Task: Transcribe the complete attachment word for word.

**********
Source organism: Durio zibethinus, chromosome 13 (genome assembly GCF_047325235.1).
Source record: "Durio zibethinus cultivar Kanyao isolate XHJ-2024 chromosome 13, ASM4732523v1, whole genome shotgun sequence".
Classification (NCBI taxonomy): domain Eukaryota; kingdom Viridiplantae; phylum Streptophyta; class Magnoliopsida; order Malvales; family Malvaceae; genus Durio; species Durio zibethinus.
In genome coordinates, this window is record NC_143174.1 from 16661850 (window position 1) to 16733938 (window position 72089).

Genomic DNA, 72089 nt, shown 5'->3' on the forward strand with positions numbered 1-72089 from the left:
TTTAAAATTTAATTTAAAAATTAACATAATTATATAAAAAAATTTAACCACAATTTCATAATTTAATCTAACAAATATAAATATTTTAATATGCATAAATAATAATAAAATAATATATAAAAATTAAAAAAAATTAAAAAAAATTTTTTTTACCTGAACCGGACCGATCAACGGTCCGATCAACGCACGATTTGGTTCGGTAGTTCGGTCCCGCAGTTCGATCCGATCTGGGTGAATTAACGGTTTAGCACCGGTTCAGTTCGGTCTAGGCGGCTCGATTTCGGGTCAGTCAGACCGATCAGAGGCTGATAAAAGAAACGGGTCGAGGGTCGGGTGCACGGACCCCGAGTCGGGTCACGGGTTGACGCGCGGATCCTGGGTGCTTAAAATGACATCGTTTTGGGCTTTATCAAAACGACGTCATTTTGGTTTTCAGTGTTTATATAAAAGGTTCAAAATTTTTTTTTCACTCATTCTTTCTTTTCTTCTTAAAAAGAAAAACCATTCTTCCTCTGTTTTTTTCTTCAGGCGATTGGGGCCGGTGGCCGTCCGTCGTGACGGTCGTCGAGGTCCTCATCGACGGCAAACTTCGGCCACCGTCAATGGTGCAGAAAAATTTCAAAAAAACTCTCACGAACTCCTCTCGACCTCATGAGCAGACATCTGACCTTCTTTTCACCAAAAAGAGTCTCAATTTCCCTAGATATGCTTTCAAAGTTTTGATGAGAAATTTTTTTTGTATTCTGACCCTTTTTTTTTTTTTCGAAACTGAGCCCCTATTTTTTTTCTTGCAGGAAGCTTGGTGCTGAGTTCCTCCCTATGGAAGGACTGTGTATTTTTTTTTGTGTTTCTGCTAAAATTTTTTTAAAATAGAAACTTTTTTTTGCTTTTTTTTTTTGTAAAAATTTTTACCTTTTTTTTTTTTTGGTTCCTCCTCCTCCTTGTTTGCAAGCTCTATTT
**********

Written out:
Source organism: Durio zibethinus, chromosome 13 (genome assembly GCF_047325235.1).
Source record: "Durio zibethinus cultivar Kanyao isolate XHJ-2024 chromosome 13, ASM4732523v1, whole genome shotgun sequence".
Classification (NCBI taxonomy): domain Eukaryota; kingdom Viridiplantae; phylum Streptophyta; class Magnoliopsida; order Malvales; family Malvaceae; genus Durio; species Durio zibethinus.
In genome coordinates, this window is record NC_143174.1 from 16661850 (window position 1) to 16733938 (window position 72089).

Genomic DNA, 72089 nt, shown 5'->3' on the forward strand with positions numbered 1-72089 from the left:
TTTAAAATTTAATTTAAAAATTAACATAATTATATAAAAAAATTTAACCACAATTTCATAATTTAATCTAACAAATATAAATATTTTAATATGCATAAATAATAATAAAATAATATATAAAAATTAAAAAAAATTAAAAAAAATTTTTTTTACCTGAACCGGACCGATCAACGGTCCGATCAACGCACGATTTGGTTCGGTAGTTCGGTCCCGCAGTTCGATCCGATCTGGGTGAATTAACGGTTTAGCACCGGTTCAGTTCGGTCTAGGCGGCTCGATTTCGGGTCAGTCAGACCGATCAGAGGCTGATAAAAGAAACGGGTCGAGGGTCGGGTGCACGGACCCCGAGTCGGGTCACGGGTTGACGCGCGGATCCTGGGTGCTTAAAATGACATCGTTTTGGGCTTTATCAAAACGACGTCATTTTGGTTTTCAGTGTTTATATAAAAGGTTCAAAATTTTTTTTTCACTCATTCTTTCTTTTCTTCTTAAAAAGAAAAACCATTCTTCCTCTGTTTTTTTCTTCAGGCGATTGGGGCCGGTGGCCGTCCGTCGTGACGGTCGTCGAGGTCCTCATCGACGGCAAACTTCGGCCACCGTCAATGGTGCAGAAAAATTTCAAAAAAACTCTCACGAACTCCTCTCGACCTCATGAGCAGACATCTGACCTTCTTTTCACCAAAAAGAGTCTCAATTTCCCTAGATATGCTTTCAAAGTTTTGATGAGAAATTTTTTTTGTATTCTGACCCTTTTTTTTTTTTTCGAAACTGAGCCCCTATTTTTTTTCTTGCAGGAAGCTTGGTGCTGAGTTCCTCCCTATGGAAGGACTGTGTATTTTTTTTTGTGTTTCTGCTAAAATTTTTTTAAAATAGAAACTTTTTTTTGCTTTTTTTTTTTGTAAAAATTTTTACCTTTTTTTTTTTTTGGTTCCTCCTCCTCCTTGTTTGCAAGCTCTATTT